by Eleanor J. Bader
When Zohra Saed was a child, her father frequently spoke about two things: Islam and Afghanistan, her family’s country of origin. She found his stories riveting. In fact, she loved them so much that she started writing stories and poems of her own.
“I’d go to the elementary school library and doodle poems into the books,” she begins, her smile widening with each spoken word. “The teachers thought I was defacing school property but what I was actually trying to do was put myself up on a library shelf.”
It’s now nearly three decades later and Saed’s goals have not so much changed, as expanded. As co-publisher of the Brooklyn-based UpSet Press, she and her business partner and close friend, Robert Booras, seek to print poetry and prose that takes readers out of their social and political comfort zones.
The collaboration has resulted in three first editions since 2004: Nicholas Powers’s Theater of War; Matthew Rotando’s The Comeback’s Exoskeleton; and Cihan Kaan’s Halal Pork and Other Stories. In the fall of 2010 they released a second edition of Suheir Hammad’s Born Palestinian, Born Black, an out-of-print book of poems that had originally been published in 1996.
Saed and Booras met at Brooklyn College in the late 1990s when both were pursuing Master of Fine Arts degrees in poetry. “I was doing a ’zine called SPAWN and Zohra was doing a ’zine called RIPE GUAVA. We met in a feminist theory class and said, ‘Gee, we have to link up and join forces,’” Booras begins. “At first we shared networks and I was publishing her in my ’zine and vice-versa. After a few years of being each other’s cheerleaders, we decided to merge efforts and become a non-profit press.”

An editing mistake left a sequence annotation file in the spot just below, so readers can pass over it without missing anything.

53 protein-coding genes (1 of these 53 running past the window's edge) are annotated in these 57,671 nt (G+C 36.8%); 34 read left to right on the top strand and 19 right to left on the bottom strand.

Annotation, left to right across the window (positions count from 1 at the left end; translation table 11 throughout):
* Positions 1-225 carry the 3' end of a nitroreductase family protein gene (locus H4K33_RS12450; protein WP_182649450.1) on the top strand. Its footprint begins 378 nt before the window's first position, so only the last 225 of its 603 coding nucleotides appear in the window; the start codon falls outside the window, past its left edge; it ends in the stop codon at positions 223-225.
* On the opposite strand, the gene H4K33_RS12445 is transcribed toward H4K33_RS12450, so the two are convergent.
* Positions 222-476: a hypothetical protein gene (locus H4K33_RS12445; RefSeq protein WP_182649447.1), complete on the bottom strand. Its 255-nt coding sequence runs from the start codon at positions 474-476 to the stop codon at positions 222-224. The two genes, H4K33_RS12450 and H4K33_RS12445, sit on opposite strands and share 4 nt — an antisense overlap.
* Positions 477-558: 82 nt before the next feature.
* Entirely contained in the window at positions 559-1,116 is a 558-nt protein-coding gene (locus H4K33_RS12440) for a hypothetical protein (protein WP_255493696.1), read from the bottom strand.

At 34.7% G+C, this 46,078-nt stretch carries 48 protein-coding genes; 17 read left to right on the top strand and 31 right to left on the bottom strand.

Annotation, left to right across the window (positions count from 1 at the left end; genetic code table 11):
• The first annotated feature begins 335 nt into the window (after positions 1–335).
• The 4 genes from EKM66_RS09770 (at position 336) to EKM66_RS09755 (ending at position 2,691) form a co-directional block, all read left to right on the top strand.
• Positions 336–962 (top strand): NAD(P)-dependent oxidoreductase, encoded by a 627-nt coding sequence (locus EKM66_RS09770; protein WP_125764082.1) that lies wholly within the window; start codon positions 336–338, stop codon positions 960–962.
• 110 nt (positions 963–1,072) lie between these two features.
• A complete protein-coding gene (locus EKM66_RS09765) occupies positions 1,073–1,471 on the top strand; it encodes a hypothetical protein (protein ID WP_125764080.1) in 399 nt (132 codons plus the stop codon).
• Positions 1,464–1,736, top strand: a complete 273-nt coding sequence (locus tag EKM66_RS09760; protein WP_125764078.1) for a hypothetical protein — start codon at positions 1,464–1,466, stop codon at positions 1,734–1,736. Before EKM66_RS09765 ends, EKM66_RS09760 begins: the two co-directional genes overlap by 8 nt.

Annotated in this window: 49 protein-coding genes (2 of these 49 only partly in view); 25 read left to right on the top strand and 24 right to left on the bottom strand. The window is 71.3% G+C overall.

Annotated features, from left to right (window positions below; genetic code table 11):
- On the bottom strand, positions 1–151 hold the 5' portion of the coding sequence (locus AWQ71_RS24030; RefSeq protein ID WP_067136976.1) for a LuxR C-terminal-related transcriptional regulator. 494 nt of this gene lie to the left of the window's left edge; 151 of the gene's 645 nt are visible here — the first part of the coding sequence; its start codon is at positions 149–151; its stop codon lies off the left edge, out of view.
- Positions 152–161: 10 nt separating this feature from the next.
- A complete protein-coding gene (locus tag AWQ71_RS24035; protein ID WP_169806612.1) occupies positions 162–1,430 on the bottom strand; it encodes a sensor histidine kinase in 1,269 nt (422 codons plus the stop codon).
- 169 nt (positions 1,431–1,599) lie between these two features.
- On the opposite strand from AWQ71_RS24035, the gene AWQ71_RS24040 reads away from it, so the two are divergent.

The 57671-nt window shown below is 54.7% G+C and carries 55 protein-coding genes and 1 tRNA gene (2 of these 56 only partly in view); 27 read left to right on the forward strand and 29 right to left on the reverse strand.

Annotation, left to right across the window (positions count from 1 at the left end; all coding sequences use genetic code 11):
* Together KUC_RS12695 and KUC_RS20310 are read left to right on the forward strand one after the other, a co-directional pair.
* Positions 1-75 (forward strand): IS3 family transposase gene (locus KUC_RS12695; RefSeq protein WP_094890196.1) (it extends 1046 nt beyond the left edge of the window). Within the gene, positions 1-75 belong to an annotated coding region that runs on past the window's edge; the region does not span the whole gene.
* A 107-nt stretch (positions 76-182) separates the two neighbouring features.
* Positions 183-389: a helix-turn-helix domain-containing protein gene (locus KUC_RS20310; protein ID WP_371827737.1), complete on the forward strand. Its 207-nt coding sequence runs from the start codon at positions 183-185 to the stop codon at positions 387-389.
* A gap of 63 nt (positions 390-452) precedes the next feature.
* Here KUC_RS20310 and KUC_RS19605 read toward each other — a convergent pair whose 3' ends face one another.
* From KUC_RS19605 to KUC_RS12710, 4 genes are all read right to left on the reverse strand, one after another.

Their first impulse, he continues, was to promote writing that was ideologically progressive. “We saw that political poetry was frowned upon,” he says. “Poets were dismissed if they had too much of a message or made too much of a statement.”
Saed—more bubbly and effusive than the quieter, more laid-back Booras—nods in agreement but adds that the impetus to form a press was also a direct descendant of a punk-inspired Do It Yourself—DIY—ethos that continues to motivate them. “If you don’t see what you want out there, make it yourself,” she says. “For me, it’s about creating a library of books that I want to read.”
And the name? “The name took at least three years of back-and-forth,” Booras laughs. “The word upset has two meanings. One is about upsetting the status quo, but the second is about championing the underdog. When the lesser team wins it’s called an upset. Jamaican reggae and dub musician Lee Perry, who is also known as ‘The Upsetter,’ further inspired us. This sense of being a rabble rouser had a lot of appeal when we were debating different names.”
While Booras and Saed acknowledge that their initial vision has shifted a bit since UpSet incorporated in 2000—a feat accomplished with help from Volunteer Lawyers for the Arts—the desire to publish or republish what Booras calls “left out voices, voices that go against the grain,” remains ironclad.
“We’re trying to be innovative and add to what’s already out there,” Saed says. “We’re bringing back writers whose work has either been forgotten or that has never been translated into English.” One such writer, Nadia Tueni, a Lebanese poet who died in 1983, is on their wish list. They are currently working with Tueni’s granddaughter to obtain the rights to the poet’s work. Once that is accomplished, the work will be translated from French to English; it will subsequently be introduced into the U.S. marketplace.
For Booras and Saed, the process of recovering overlooked texts is exhilarating, and their enthusiasm for uncovering lost gems is obvious, even contagious. At the same time, they believe that it’s also important to stay contemporary. They call their most recent release, Cihan Kaan’s Halal Pork and Other Stories, a perfect fit for UpSet—a rhythmic, avant-garde look at North America through the eyes of a young, non-religious, Texas-born Muslim reared in the Borough of Churches.